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[The recovered Ferrari F512M]
[The recovered Ferrari F512M]

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Organised Vehicle Crime Unit recover Ferrari stolen in Italy 28 years ago

A Ferrari stolen from Gerhard Berger in Italy in 1995 has been recovered after a four-day investigation led by the Met.

In April 1995, the San Marino Grand Prix was held in Imola, Italy. While in the city for the race, two Formula One drivers had their Ferraris stolen. One of these was a red Ferrari F512M and despite being reported missing, the cars were never found until the Met started an investigation.

In January this year, the Met received a report from Ferrari, who had carried out checks on a car being bought by a US buyer via a UK broker in 2023, which revealed it was a stolen vehicle.

Officers from the Organised Vehicle Crime Unit carried out extensive enquiries across the world which revealed the car’s background, including that it had been shipped to Japan shortly after being stolen until it was brought to the UK in late 2023.

Establishing the history of the vehicle in just four days, Gerhard Berger’s Ferrari was tracked down and was moved to the Met’s possession to prevent the car from being exported from the UK.

PC Mike Pilbeam, who led the investigation, said: “The stolen Ferrari – close to the value of £350,000 – was missing for more than 28 years before we managed to track it down in just four days.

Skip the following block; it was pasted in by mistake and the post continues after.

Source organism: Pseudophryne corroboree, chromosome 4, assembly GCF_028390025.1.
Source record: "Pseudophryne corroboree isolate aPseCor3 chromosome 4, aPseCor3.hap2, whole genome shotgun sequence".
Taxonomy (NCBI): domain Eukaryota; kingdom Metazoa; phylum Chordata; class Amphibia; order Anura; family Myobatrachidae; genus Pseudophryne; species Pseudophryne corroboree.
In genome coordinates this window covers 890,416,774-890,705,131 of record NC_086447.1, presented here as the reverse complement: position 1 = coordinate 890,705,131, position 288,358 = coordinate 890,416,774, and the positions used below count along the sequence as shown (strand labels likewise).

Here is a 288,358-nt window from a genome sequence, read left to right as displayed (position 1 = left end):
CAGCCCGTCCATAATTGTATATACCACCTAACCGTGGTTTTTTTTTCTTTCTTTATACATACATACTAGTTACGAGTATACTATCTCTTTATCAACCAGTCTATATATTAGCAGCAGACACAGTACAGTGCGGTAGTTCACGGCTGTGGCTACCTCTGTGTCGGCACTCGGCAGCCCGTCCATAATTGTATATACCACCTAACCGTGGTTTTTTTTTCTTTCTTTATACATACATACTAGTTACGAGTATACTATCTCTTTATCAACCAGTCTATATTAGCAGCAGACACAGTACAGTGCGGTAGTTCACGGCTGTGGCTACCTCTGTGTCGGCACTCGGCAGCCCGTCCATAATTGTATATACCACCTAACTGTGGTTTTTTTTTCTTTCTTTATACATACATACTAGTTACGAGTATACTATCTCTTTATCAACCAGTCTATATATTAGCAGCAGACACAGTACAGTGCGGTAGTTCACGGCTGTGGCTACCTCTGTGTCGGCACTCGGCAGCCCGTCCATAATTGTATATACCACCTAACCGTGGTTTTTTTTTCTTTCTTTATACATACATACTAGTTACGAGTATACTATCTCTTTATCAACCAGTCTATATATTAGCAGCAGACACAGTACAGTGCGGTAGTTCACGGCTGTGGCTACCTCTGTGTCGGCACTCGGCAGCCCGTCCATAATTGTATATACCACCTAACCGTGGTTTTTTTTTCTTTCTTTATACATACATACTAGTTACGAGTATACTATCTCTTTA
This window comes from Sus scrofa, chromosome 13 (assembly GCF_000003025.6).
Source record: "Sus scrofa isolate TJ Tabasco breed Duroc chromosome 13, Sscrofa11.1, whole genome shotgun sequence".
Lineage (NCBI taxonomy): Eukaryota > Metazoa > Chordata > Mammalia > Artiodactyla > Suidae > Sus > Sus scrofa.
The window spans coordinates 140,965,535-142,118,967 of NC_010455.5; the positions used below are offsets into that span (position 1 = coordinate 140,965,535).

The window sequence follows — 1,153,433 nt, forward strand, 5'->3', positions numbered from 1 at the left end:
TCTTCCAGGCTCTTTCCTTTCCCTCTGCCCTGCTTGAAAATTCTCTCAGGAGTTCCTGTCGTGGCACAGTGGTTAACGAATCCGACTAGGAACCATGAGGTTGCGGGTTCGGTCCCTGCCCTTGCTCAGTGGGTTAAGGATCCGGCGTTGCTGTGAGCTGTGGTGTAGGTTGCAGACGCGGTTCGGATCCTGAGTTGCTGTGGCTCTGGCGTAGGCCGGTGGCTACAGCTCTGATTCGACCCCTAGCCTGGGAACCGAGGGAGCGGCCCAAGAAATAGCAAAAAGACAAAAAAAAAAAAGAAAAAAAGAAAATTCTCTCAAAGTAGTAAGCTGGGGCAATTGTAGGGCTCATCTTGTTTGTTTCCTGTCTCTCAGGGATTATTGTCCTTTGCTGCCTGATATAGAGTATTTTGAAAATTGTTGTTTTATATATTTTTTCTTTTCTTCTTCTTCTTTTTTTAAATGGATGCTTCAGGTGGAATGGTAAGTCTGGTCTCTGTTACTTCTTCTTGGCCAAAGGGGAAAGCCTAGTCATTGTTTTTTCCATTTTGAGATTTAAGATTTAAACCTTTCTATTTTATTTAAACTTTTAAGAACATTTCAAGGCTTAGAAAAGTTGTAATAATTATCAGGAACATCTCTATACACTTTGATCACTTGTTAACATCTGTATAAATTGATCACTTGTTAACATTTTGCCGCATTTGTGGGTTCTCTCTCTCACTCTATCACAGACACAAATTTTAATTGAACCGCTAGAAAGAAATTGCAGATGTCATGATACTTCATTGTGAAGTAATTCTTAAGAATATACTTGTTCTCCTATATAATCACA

“Our enquiries were painstaking and included contacting authorities from around the world. We worked quickly with partners including the National Crime Agency, as well as Ferrari and international car dealerships, and this collaboration was instrumental in understanding the vehicle’s background and stopping it from leaving the country.”

Enquiries remain ongoing and no arrests have been made. The second car remains missing.

The Met’s Organised Vehicle Crime Unit is a small team of experienced vehicle examiners, police officers and staff with a wealth of knowledge. In 2023, the unit recovered 418 vehicles, with a combined value of £31m. Of these, 326 have been linked to organised criminal gangs, making up £21m of the total value of vehicles seized.

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